Scammers who are trying to sell you things online, such as on websites like Craigslist or Facebook Marketplace, will also often ask for people to pay them through Venmo. This is because Venmo’s user agreement and terms of service state that the app is meant to be used for transactions between people who know each other personally or have an established business relationship.

Scammers may ask for payment through Venmo because they know that the app lacks buyer protections and dispute resolution options. Venmo transactions are instant and irreversible, which means that if you send money to a scammer, it may be difficult or impossible to get your money back.


What types of Venmo scams should I look out for?

  • Requests for personal information: Venmo will never ask you for personal or sensitive information via email, text message, or phone.
  • Rental lease offers: If you’re looking for a place to rent and the landlord asks you to pay upfront via Venmo, don’t fall for it.
  • Random prizes or rewards: Sometimes scammers will put up fake competitions and offer to send prize money via Venmo, but will then ask for a person’s Venmo login info to send the money. This is a common scam.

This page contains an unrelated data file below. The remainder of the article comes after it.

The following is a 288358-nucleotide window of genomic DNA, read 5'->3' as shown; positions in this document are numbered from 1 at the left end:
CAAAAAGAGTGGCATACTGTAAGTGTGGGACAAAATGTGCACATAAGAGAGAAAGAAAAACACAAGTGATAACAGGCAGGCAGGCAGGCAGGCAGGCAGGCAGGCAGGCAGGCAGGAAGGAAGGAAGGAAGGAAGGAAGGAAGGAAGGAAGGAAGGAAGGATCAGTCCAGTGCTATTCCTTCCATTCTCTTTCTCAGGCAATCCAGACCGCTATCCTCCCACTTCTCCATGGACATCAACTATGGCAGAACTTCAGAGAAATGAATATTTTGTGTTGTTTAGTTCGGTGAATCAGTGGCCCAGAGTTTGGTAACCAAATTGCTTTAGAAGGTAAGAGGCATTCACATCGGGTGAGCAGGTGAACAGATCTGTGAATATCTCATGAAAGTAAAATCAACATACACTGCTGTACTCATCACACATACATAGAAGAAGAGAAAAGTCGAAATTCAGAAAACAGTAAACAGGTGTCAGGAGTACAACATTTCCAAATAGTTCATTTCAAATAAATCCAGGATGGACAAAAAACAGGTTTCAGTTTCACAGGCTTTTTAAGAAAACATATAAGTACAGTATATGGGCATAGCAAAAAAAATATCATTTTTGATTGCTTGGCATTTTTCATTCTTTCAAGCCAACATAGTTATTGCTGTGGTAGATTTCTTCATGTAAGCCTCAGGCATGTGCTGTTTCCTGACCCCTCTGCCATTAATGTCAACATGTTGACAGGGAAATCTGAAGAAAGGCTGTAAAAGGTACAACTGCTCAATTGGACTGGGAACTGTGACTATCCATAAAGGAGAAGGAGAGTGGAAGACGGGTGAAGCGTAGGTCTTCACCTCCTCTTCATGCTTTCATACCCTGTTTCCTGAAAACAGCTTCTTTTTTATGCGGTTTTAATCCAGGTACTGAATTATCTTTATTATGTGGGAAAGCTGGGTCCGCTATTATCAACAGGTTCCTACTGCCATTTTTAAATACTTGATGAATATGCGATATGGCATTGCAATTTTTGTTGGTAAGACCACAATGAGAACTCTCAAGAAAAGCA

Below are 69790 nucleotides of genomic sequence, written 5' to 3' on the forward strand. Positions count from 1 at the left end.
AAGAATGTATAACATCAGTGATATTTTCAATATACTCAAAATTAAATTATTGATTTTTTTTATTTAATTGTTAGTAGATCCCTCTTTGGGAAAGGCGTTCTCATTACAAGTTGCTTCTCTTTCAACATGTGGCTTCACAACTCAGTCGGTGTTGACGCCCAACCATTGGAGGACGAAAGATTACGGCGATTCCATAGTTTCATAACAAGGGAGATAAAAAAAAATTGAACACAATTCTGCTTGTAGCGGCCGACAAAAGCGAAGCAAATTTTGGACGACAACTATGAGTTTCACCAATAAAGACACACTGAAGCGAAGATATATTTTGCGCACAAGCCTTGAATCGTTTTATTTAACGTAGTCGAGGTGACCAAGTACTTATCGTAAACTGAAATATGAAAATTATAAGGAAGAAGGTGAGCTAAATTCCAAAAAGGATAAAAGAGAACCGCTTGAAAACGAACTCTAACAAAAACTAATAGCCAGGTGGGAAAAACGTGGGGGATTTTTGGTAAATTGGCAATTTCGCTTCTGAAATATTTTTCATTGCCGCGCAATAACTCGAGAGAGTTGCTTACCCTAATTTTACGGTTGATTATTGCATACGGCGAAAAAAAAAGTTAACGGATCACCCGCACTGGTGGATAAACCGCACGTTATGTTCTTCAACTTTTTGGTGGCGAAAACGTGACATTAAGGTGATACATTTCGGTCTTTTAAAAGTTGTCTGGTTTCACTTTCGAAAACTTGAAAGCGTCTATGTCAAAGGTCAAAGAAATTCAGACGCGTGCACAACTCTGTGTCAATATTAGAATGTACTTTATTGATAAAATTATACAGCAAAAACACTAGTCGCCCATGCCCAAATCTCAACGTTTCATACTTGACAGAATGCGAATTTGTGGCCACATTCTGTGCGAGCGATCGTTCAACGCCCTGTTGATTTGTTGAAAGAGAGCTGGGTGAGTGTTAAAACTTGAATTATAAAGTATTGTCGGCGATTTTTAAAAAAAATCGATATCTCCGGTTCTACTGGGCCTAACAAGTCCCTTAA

• Overpayment scams: Scammers may overpay you for an item or service and ask you to refund the difference. Once you refund the money, the scammer cancels the payment, leaving you with no money and no item or service.


How can I avoid being part of a Venmo scam?

  • Look at the email address: Look closely at the address of the sender if they claim to be from Venmo. If you Google it and it’s an official email address, then it should come up right away. If it doesn’t, then it’s not really Venmo.
  • Watch out for fake accounts: Scammers commonly create fake Venmo accounts claiming to be real people and will then ask family and friends of that person for money. Reach out to a person directly before sending them money.
  • Public transactions: Be cautious about making your transactions public on Venmo, as scammers can use this information to target you with phishing scams or other fraudulent activities.


What to do if you believe you have been scammed on Venmo

1) The first thing you should do is contact Venmo support immediately and report the fraudulent transaction. They can provide guidance and assistance in resolving the issue.